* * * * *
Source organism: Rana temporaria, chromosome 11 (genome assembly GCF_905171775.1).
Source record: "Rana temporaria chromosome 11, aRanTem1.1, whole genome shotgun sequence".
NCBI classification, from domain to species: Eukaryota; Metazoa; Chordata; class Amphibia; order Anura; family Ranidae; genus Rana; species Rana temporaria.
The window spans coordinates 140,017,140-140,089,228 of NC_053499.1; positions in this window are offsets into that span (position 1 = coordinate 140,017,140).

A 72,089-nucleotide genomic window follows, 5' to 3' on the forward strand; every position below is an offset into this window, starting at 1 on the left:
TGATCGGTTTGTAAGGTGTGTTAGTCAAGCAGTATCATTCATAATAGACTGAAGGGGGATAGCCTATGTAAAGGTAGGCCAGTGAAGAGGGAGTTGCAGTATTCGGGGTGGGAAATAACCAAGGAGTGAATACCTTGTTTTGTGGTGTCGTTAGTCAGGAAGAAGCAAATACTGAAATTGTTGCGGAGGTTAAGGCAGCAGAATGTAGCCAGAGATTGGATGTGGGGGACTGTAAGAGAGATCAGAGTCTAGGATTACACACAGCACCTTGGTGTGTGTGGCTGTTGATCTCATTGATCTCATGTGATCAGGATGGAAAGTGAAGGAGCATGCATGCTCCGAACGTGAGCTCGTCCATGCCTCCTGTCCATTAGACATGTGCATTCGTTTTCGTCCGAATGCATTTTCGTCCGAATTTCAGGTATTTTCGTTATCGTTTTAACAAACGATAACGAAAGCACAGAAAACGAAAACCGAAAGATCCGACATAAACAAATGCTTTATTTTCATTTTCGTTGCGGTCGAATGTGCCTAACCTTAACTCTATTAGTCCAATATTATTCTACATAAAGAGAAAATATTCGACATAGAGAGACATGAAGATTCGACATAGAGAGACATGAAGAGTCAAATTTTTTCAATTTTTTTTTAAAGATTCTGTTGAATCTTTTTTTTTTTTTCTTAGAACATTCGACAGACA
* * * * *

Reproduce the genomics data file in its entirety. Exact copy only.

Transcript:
Source organism: Rana temporaria, chromosome 11 (genome assembly GCF_905171775.1).
Source record: "Rana temporaria chromosome 11, aRanTem1.1, whole genome shotgun sequence".
NCBI classification, from domain to species: Eukaryota; Metazoa; Chordata; class Amphibia; order Anura; family Ranidae; genus Rana; species Rana temporaria.
The window spans coordinates 140,017,140-140,089,228 of NC_053499.1; positions in this window are offsets into that span (position 1 = coordinate 140,017,140).

A 72,089-nucleotide genomic window follows, 5' to 3' on the forward strand; every position below is an offset into this window, starting at 1 on the left:
TGATCGGTTTGTAAGGTGTGTTAGTCAAGCAGTATCATTCATAATAGACTGAAGGGGGATAGCCTATGTAAAGGTAGGCCAGTGAAGAGGGAGTTGCAGTATTCGGGGTGGGAAATAACCAAGGAGTGAATACCTTGTTTTGTGGTGTCGTTAGTCAGGAAGAAGCAAATACTGAAATTGTTGCGGAGGTTAAGGCAGCAGAATGTAGCCAGAGATTGGATGTGGGGGACTGTAAGAGAGATCAGAGTCTAGGATTACACACAGCACCTTGGTGTGTGTGGCTGTTGATCTCATTGATCTCATGTGATCAGGATGGAAAGTGAAGGAGCATGCATGCTCCGAACGTGAGCTCGTCCATGCCTCCTGTCCATTAGACATGTGCATTCGTTTTCGTCCGAATGCATTTTCGTCCGAATTTCAGGTATTTTCGTTATCGTTTTAACAAACGATAACGAAAGCACAGAAAACGAAAACCGAAAGATCCGACATAAACAAATGCTTTATTTTCATTTTCGTTGCGGTCGAATGTGCCTAACCTTAACTCTATTAGTCCAATATTATTCTACATAAAGAGAAAATATTCGACATAGAGAGACATGAAGATTCGACATAGAGAGACATGAAGAGTCAAATTTTTTCAATTTTTTTTTAAAGATTCTGTTGAATCTTTTTTTTTTTTTCTTAGAACATTCGACAGACA